“Frienemy” – Bleccchh

Please. Please. PLEASE stop using this word (WPP boss Martin Sorrell on Google yesterday). Why? I hate it. Isn't that enough? No? Ok, well, perhaps stop using because it's a cop out – a way of not dealing with a company that represents in a nutshell the need for…

Please. Please. PLEASE stop using this word (WPP boss Martin Sorrell on Google yesterday). Why? I hate it. Isn’t that enough? No? Ok, well, perhaps stop using because it’s a cop out – a way of not dealing with a company that represents in a nutshell the need for major media companies to confront shifts in their audiences, content producers, and business models. Leaning on words like “frienemy” and patting oneself on the back for coming up with them (and please, the word is as old as the hills) is simply a delaying tactic. (NBC has taken to the word as well, ahead of WPP, if anyone is counting). I hate this word nearly as much as I hate the word “Coopetition”. There’s no such thing. You are competing, period. Perhaps one way you compete is to partner with them, so as to keep them close. But don’t tell me a competitor is your friend.

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Yahoo’s Top Searches

Are here. Two things. 1. I find the "hostess" deeply irritating, even if it's just an introduction. I'm coming to rifle through information and draw my own conclusions (ie, I'm in Internet mode), not be yammered at in vapid TV grammar. 2. Interesting timing, Yahoo doing this on Dec….

Vapid Tv Host

Are here.

Two things.

1. I find the “hostess” deeply irritating, even if it’s just an introduction. I’m coming to rifle through information and draw my own conclusions (ie, I’m in Internet mode), not be yammered at in vapid TV grammar.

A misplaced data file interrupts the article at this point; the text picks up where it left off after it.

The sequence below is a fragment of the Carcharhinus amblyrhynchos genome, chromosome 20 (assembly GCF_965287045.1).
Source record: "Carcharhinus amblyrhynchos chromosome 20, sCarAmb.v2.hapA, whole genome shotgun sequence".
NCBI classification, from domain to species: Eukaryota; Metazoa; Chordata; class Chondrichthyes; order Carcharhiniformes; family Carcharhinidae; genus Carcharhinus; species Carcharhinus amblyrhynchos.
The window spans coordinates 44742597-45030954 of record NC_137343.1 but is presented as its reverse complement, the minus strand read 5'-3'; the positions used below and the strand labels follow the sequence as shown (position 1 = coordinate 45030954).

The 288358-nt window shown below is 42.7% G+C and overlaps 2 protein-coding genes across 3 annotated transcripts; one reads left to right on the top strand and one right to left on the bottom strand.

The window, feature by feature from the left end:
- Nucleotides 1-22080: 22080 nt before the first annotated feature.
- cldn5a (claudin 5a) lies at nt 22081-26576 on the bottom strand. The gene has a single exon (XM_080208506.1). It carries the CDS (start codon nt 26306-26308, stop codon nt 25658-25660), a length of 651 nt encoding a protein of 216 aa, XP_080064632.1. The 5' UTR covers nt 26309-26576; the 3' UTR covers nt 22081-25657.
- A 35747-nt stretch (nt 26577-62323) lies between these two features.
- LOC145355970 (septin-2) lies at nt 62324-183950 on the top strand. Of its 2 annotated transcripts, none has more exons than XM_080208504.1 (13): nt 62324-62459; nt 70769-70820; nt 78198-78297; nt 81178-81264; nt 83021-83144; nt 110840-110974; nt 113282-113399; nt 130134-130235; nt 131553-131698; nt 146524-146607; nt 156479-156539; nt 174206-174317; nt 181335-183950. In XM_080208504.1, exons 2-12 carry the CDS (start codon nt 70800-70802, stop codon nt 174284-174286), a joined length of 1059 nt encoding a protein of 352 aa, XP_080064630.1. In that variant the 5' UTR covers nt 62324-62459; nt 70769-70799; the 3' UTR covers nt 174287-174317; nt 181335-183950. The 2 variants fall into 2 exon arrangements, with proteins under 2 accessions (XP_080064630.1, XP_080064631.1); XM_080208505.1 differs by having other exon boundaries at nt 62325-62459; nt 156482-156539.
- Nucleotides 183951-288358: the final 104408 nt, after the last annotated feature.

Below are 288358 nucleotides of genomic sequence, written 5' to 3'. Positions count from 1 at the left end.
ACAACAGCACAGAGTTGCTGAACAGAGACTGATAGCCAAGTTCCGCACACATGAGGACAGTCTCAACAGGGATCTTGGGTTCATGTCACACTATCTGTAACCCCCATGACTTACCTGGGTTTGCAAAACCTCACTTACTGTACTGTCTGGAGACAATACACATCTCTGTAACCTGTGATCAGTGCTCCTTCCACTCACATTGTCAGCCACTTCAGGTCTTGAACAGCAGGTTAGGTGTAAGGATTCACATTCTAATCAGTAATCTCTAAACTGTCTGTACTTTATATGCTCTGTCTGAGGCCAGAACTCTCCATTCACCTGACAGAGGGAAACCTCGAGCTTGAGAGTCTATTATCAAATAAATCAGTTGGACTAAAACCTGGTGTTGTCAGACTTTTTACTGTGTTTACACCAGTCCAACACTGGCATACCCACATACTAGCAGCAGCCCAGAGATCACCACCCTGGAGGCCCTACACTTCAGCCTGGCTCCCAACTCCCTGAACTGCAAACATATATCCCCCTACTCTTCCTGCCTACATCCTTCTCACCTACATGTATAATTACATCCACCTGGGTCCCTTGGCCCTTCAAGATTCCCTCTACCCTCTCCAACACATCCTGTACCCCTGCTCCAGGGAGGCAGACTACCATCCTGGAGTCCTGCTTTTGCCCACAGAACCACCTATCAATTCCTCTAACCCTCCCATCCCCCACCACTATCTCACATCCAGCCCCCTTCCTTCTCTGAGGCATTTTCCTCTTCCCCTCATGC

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Researchers Wonder: Where’s Google’s Contribution

Early in my research for the book, I noticed that the practice of academic publishing in the field of search seemed to have tapered off after the late 1990s. I speculated that this was due to the privatization of the field – companies were starting to jealously guard what…

Acm Call

Early in my research for the book, I noticed that the practice of academic publishing in the field of search seemed to have tapered off after the late 1990s. I speculated that this was due to the privatization of the field – companies were starting to jealously guard what they discovered because there was money to be made. I worried about this on my site, and even started a project to prove the trend that I had only noticed anecdotally. But I am not an academic, and like so many streets my research went down, this one turned into a dead end.